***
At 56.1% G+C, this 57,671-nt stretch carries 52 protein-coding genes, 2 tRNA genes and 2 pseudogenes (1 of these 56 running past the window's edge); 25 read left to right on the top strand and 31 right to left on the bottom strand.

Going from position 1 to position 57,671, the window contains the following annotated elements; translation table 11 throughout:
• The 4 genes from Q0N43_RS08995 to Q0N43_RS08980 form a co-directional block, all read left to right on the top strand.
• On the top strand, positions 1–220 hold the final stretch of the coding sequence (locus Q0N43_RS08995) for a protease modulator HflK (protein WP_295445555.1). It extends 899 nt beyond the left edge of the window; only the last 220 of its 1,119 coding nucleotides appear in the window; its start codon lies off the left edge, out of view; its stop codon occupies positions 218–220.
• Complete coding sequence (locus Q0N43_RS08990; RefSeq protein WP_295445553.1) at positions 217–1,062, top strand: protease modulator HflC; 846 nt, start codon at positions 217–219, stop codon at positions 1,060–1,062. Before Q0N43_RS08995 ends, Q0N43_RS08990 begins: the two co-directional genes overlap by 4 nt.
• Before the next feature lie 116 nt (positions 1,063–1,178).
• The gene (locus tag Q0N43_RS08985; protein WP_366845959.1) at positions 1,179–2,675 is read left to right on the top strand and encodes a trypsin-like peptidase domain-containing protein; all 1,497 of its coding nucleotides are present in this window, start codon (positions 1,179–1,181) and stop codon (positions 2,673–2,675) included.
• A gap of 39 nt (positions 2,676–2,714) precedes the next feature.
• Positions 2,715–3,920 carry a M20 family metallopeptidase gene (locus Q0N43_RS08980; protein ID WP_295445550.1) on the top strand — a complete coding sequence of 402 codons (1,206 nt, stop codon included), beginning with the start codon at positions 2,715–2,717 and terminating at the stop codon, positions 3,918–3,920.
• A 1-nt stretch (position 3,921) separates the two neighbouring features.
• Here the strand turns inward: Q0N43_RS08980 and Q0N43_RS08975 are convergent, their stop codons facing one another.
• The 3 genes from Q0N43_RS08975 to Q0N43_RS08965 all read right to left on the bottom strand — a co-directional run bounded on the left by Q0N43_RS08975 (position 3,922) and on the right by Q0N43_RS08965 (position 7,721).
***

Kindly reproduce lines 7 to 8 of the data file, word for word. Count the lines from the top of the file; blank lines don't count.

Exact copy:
• The gene (locus tag Q0N43_RS08985; protein WP_366845959.1) at positions 1,179–2,675 is read left to right on the top strand and encodes a trypsin-like peptidase domain-containing protein; all 1,497 of its coding nucleotides are present in this window, start codon (positions 1,179–1,181) and stop codon (positions 2,673–2,675) included.
• A gap of 39 nt (positions 2,676–2,714) precedes the next feature.